When did basketball become football?
Am I nuts or was there a time when football players got hurt and basketball guys played on and on?
And now NBA players go down like NFL tailbacks?
If you think I’m nuts, keep it to yourself.
But here we are 12 games into the Bulls’ season and three starters and the sixth man (as I write this) are already out with injuries. Derrick Rose (hamstring), Pau Gasol (calf strain) and Kirk Hinrich (chest contusion) were not healthy enough to play in Friday night’s game against the Portland Trail Blazers. Taj Gibson went out with an ankle injury in the third quarter. Let me note: This is the first month of a possibly eight-month season, counting playoffs.
I understand that the game is faster than in the past and the players are more muscular and athletic, but how can any club make plans when stars go own like mosquitoes at a bug zapper?
Wouldn’t it be nice if All-Stars Kevin Durant (knee) and Russell Westbrook (hand) were playing for the Oklahoma City Thunder? If Kevin Martin (wrist) and Ricky Rubio (ankle) were playing for the Minnesota Timberwolves? Etc.
But the Bulls are our team, and what can you say? I understand frail Captain Kirk nearly getting his chest caved in on an attempted block of the Sacramento Kings’ 292-pound DeMarcus Cousins the other night. And I know nobody is faking any of these injuries.
But do we have to start thinking about these guys as ‘‘probable’’ for life?
I have all but given up on Rose, whose body might be that of a 50-year old — out of alignment, fragile, with each injury catapulting from the one preceding it. Knee, knee, ankle, ankle, hamstring and on.
No, nothing matters until the playoffs. But Rose has played in 4 1/2 of the Bulls’ first 13 games this season — after missing nearly two years with injuries — and don’t you need to play the game to excel at it? I see those televised Adidas shoe ads featuring Rose running and cutting, and all I can think is: What a joke.
Look closely and you’ll see he doesn’t even have his sneakers laced to the top, and the strings are loose. Which is how he does it in games, too. Which is ridiculous. And I mean ridiculous.
Shoes may be style and cool for Jimmy and Doofus walking down the sidewalk, chillin’ with their pals. But for an NBA player, they are the conduit between the star’s body and the hardwood below. They are as important as a surgeon and his scalpel, an Indy racer and his tires.
Why rehab endlessly if you can’t get your uniform right?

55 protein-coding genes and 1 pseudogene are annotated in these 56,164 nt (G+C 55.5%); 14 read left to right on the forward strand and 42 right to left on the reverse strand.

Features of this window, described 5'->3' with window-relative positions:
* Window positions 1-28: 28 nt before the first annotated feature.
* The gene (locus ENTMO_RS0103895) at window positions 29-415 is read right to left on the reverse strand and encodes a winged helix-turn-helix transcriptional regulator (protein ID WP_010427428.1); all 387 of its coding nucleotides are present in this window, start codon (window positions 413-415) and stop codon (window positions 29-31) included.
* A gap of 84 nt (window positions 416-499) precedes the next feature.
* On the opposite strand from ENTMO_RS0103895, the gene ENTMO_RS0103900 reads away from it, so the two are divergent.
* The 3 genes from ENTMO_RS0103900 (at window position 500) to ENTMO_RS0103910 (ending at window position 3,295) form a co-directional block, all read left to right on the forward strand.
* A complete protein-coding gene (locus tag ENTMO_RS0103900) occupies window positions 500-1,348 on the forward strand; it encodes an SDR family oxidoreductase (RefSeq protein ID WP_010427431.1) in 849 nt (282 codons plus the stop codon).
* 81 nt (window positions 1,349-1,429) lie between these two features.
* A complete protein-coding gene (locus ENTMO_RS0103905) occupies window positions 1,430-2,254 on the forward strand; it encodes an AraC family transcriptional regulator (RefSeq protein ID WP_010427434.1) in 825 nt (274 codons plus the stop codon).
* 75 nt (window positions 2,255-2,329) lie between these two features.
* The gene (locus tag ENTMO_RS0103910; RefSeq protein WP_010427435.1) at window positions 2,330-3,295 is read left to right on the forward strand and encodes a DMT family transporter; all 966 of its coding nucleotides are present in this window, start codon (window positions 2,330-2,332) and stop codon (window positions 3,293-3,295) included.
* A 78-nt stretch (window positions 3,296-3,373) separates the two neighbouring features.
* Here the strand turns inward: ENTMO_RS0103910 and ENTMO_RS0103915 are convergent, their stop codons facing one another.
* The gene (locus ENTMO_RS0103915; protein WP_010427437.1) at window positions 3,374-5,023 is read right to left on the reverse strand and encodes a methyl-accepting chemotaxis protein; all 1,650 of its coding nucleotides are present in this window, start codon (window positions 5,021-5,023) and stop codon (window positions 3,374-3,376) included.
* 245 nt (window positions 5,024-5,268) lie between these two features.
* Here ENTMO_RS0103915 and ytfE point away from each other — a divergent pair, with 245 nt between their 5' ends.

Oh, and I’m not nuts about players once being durable. That first Bulls NBA championship team in 1990-91 had five starters and a sixth man (B.J. Armstrong) who missed a total of seven games out of a possible 492 in the regular season.
In the record-setting 72-win 1995-96 championship season, the first eight players — Michael Jordan, Scottie Pippen, Ron Harper, Dennis Rodman, Luc Longley, Toni Kukoc, Steve Kerr and Bill Wennington — missed 44 games out of 656 total, with most of those being Longley’s when he was out with a stress fracture in his leg. And no Bulls player in either of those seasons missed the playoffs.
From 1986 until 1998 —excluding his time off for baseball — Jordan, who played harder than anyone, missed seven games out of a possible 837. And he played in every playoff game — 172 of them.
Maybe that spoiled me forever. Of course it did. Sorry. But if injuries are the name of the game, I’ll watch the Bears, thank you.
INTERESTING NOTE from USA Today about Jay Cutler. In an interview, retired Hall of Fame coach and announcer John Madden said, ‘‘You stick with a quarterback when you don’t have anyone better to go to.
‘‘You take, like, a Jay Cutler, and Jay Cutler has a few interceptions, and you lose a few games and you want him out of there. But who do you want in? There’s not enough quarterbacks to go around for 32 teams to all have one. The talent pool is too low.’’
There’s the endorsement we’ve wanted!
LASTLY, LET’S GET a chuckle from our good buddy Kobe Bryant, now suffering through the Los Angeles’ Lakers worst start in history (1-9 to begin, now 3-10).
Asked while the Lakers were 0-4 and being outscored by 17 points per game, worst in the league, if it bothered him, Bryant replied, ‘‘No, it doesn’t bother me. I’m festively joyful about it.’’
Then, asked recently if he was bothered by criticism that he was taking too many shots, he answered, ‘‘I’d rather not have to do that, but we can’t sit back and let crime happen.’’
Well done, sir.